Thursday, July 16, 2009

Suzerain Covenants in Scripture, I: Introduction

NOTE: The primary source for all covenant-related information in this series is two sources: [1] Kitchen, K. A. (1966). Ancient Orient and Old Testament. London: Tyndale Press; and [2] Mendenhall, G. (1954). Law and Covenant in Israel and the Ancient Near East, The Biblical Archaeologist (XVII), Vol. 2 and 3.

Introduction to Suzerain Covenants
At the risk of oversimplifying the Bible, one could rightly argue that the key to understanding the entirety of Scripture is to understand the role of covenants. The very terms we use for Old Testament and New Testament should rightly be translated “Old Covenant” and “New Covenant”—the Bible is essentially a history of covenants between man and God. In modern times, we far too often forget the manner in which God the Father is described in the Bible—He is not described as a buddy who comes over to hang out and watch a football game. He is described as Lord, King, and Sovereign. The Bible portrays God as being the sovereign king of the entire universe, and we humans are His vassals—serfs whom He provides with protection, sustenance, and our very lives. Because God is a King and we are but subjects, the normal and proper method for interaction between these two parties in the Ancient Near East Biblical terms is a Suzerain Covenant—a treaty or contract between a greater party and a lesser party. It is no accident that every covenant of the Old Testament closely match the form of a suzerain covenant.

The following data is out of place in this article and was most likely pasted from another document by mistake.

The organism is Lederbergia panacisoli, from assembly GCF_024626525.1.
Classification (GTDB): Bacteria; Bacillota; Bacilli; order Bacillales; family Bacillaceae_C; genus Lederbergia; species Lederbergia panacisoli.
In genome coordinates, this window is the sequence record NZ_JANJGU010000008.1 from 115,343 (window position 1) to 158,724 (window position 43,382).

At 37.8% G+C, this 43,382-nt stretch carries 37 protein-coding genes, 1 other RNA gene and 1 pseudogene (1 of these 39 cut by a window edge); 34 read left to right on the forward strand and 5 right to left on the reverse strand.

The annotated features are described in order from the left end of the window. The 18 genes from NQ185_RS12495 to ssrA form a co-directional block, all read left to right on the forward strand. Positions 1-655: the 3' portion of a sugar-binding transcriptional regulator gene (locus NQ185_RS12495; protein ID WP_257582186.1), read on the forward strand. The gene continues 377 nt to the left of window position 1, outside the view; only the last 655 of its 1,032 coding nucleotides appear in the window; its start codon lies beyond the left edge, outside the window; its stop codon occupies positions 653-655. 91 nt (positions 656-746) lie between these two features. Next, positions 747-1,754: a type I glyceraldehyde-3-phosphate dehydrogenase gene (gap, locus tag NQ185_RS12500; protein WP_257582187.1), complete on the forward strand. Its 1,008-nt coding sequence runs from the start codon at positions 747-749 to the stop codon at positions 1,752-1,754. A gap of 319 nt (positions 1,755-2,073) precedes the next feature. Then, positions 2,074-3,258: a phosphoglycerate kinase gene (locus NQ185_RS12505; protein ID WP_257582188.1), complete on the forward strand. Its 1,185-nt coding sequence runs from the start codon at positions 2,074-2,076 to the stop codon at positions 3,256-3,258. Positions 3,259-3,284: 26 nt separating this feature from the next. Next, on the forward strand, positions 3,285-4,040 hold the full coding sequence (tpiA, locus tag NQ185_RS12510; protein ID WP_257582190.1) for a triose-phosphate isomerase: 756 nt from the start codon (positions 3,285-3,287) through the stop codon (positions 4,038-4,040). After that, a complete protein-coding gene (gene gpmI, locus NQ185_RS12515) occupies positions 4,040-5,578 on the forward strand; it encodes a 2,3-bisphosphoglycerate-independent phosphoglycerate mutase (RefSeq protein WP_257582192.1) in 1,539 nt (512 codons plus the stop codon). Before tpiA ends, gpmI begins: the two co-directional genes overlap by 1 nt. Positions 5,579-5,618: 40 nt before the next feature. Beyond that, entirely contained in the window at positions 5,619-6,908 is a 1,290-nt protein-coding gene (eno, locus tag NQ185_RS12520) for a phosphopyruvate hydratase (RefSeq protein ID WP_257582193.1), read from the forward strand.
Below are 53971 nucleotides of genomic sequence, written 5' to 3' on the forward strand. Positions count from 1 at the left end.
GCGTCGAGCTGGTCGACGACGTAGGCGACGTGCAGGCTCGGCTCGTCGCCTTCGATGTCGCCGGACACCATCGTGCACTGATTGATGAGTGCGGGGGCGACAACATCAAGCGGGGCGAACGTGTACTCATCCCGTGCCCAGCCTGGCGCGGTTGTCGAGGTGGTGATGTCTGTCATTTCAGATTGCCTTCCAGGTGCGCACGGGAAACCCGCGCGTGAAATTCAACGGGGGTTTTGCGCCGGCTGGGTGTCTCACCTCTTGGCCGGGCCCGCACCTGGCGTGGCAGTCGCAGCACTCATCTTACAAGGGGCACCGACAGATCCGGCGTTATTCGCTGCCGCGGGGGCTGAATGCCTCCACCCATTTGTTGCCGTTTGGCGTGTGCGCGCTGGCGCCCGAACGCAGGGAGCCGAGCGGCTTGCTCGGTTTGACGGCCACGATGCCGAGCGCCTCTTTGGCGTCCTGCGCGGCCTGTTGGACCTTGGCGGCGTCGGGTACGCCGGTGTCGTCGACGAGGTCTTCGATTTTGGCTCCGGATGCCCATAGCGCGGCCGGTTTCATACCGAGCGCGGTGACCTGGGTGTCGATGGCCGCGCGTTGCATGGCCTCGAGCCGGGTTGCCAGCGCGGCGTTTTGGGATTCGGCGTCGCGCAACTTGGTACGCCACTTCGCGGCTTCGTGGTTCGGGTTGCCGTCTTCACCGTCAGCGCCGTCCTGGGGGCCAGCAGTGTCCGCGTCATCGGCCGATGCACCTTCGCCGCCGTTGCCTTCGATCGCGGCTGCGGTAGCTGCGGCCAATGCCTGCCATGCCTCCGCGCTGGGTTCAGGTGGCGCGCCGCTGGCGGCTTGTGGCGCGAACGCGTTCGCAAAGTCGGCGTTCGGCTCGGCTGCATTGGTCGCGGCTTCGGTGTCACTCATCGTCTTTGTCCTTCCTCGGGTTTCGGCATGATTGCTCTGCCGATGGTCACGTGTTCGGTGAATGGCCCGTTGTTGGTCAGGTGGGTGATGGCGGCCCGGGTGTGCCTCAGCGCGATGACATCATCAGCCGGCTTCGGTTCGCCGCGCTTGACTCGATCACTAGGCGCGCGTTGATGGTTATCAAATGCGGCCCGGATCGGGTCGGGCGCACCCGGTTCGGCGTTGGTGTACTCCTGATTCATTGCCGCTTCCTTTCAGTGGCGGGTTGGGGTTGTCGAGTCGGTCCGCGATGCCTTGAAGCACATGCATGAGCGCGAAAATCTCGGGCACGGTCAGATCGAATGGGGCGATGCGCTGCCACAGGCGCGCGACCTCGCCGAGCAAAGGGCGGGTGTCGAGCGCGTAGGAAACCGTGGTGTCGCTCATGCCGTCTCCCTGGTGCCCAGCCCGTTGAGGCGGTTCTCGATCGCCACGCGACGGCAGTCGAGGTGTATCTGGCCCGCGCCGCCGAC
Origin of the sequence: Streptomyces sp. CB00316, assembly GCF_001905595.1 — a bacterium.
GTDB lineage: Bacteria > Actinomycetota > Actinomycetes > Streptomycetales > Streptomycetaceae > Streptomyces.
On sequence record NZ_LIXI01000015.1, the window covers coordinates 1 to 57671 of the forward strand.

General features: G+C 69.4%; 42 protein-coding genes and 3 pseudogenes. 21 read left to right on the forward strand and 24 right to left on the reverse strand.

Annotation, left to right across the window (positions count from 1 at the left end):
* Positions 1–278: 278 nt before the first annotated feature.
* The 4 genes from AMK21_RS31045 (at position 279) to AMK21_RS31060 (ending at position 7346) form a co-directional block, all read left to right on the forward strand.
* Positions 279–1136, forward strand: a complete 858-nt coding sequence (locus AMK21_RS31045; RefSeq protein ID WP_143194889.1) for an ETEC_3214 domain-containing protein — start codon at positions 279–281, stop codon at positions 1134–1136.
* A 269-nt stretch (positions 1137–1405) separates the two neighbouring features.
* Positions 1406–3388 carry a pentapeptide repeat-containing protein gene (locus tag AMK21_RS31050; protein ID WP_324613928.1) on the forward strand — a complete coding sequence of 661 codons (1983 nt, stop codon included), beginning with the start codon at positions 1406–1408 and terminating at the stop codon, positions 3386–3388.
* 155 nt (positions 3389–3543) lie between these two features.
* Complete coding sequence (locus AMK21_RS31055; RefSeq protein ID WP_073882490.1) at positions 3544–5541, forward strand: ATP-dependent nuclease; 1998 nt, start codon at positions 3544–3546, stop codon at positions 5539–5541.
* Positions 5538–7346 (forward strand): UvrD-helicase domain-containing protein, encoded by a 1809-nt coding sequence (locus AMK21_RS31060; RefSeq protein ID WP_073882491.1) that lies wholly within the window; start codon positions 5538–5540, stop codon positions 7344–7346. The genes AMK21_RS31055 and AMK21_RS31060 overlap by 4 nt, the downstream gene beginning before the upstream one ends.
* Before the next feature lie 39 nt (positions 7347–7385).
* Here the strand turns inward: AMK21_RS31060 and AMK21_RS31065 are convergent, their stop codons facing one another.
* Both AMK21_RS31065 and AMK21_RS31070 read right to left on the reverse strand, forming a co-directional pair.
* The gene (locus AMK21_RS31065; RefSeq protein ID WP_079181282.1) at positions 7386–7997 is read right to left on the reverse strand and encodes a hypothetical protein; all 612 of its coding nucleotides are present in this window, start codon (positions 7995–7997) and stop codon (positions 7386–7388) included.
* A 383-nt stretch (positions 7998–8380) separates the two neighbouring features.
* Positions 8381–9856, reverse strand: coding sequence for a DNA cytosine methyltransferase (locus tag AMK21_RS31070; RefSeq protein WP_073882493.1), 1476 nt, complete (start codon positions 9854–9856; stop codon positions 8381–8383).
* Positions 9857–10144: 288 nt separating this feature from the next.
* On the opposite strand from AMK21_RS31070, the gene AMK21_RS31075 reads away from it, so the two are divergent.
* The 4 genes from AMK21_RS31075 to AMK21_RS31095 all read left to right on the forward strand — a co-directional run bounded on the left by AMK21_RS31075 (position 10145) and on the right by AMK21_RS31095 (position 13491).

A suzerain covenant is a contract or agreement between a greater and lesser party—it might be a treaty to end a war, a business contract between two landowners, or a marriage commitment. The suzerain is the dominant party, the nation or lord who has legal (and often military) control over the other party. The vassal is the lesser party, who is dependent upon the greater party in order to survive.

One example of this relationship would be Israel and the Roman Empire at the time of Christ. The kingdom of Israel, fearing the Seleucid Empire to their east, made a covenant with the Roman Empire. The role of the vassal (Israel) in such cases is to show loyalty and respect, and honor the laws and commands given by the suzerain; the role of the suzerain (Rome) is to protect the lesser party and ensure that they are able to be a successful province. It is the same between man and God—man, as the vassal, owes God loyalty, respect, and obedience.